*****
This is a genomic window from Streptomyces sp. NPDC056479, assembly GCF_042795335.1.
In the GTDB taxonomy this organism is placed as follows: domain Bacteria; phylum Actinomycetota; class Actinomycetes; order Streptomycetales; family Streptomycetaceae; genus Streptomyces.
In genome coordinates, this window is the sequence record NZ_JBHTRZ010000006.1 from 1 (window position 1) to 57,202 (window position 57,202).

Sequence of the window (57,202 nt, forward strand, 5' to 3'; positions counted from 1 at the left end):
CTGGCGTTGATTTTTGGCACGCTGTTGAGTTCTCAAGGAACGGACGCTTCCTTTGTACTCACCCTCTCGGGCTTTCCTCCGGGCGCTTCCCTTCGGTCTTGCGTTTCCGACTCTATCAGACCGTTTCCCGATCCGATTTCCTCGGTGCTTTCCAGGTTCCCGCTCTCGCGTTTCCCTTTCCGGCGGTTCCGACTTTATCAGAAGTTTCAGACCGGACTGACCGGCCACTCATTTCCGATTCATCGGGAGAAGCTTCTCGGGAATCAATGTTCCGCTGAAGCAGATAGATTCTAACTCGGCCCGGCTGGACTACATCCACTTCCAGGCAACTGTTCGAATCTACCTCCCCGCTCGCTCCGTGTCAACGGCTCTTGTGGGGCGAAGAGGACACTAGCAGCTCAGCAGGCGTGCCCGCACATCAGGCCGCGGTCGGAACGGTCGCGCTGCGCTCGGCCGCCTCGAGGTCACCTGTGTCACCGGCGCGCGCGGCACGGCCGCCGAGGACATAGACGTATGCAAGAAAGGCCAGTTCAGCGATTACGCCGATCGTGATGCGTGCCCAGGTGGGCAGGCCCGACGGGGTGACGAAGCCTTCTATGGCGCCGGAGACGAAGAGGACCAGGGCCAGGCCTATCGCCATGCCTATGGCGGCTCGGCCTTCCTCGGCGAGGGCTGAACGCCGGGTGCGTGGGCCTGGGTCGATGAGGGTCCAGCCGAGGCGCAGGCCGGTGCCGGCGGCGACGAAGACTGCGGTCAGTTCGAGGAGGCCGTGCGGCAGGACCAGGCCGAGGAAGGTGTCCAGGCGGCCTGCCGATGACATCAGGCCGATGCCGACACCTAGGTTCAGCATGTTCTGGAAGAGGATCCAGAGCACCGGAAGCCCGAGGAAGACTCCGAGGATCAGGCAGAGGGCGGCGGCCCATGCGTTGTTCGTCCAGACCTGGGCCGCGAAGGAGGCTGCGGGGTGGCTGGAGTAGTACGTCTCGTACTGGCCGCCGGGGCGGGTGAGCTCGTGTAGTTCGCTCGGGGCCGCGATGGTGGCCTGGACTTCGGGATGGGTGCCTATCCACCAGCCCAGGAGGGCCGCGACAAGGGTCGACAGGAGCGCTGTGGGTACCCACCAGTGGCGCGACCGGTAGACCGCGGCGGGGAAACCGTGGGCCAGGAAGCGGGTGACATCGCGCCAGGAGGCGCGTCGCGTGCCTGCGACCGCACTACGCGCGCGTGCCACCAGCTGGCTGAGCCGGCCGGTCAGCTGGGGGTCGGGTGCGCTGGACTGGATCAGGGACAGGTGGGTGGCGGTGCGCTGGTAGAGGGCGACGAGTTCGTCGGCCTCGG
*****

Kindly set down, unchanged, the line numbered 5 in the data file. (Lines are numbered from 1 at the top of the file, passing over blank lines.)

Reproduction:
CTGGCGTTGATTTTTGGCACGCTGTTGAGTTCTCAAGGAACGGACGCTTCCTTTGTACTCACCCTCTCGGGCTTTCCTCCGGGCGCTTCCCTTCGGTCTTGCGTTTCCGACTCTATCAGACCGTTTCCCGATCCGATTTCCTCGGTGCTTTCCAGGTTCCCGCTCTCGCGTTTCCCTTTCCGGCGGTTCCGACTTTATCAGAAGTTTCAGACCGGACTGACCGGCCACTCATTTCCGATTCATCGGGAGAAGCTTCTCGGGAATCAATGTTCCGCTGAAGCAGATAGATTCTAACTCGGCCCGGCTGGACTACATCCACTTCCAGGCAACTGTTCGAATCTACCTCCCCGCTCGCTCCGTGTCAACGGCTCTTGTGGGGCGAAGAGGACACTAGCAGCTCAGCAGGCGTGCCCGCACATCAGGCCGCGGTCGGAACGGTCGCGCTGCGCTCGGCCGCCTCGAGGTCACCTGTGTCACCGGCGCGCGCGGCACGGCCGCCGAGGACATAGACGTATGCAAGAAAGGCCAGTTCAGCGATTACGCCGATCGTGATGCGTGCCCAGGTGGGCAGGCCCGACGGGGTGACGAAGCCTTCTATGGCGCCGGAGACGAAGAGGACCAGGGCCAGGCCTATCGCCATGCCTATGGCGGCTCGGCCTTCCTCGGCGAGGGCTGAACGCCGGGTGCGTGGGCCTGGGTCGATGAGGGTCCAGCCGAGGCGCAGGCCGGTGCCGGCGGCGACGAAGACTGCGGTCAGTTCGAGGAGGCCGTGCGGCAGGACCAGGCCGAGGAAGGTGTCCAGGCGGCCTGCCGATGACATCAGGCCGATGCCGACACCTAGGTTCAGCATGTTCTGGAAGAGGATCCAGAGCACCGGAAGCCCGAGGAAGACTCCGAGGATCAGGCAGAGGGCGGCGGCCCATGCGTTGTTCGTCCAGACCTGGGCCGCGAAGGAGGCTGCGGGGTGGCTGGAGTAGTACGTCTCGTACTGGCCGCCGGGGCGGGTGAGCTCGTGTAGTTCGCTCGGGGCCGCGATGGTGGCCTGGACTTCGGGATGGGTGCCTATCCACCAGCCCAGGAGGGCCGCGACAAGGGTCGACAGGAGCGCTGTGGGTACCCACCAGTGGCGCGACCGGTAGACCGCGGCGGGGAAACCGTGGGCCAGGAAGCGGGTGACATCGCGCCAGGAGGCGCGTCGCGTGCCTGCGACCGCACTACGCGCGCGTGCCACCAGCTGGCTGAGCCGGCCGGTCAGCTGGGGGTCGGGTGCGCTGGACTGGATCAGGGACAGGTGGGTGGCGGTGCGCTGGTAGAGGGCGACGAGTTCGTCGGCCTCGG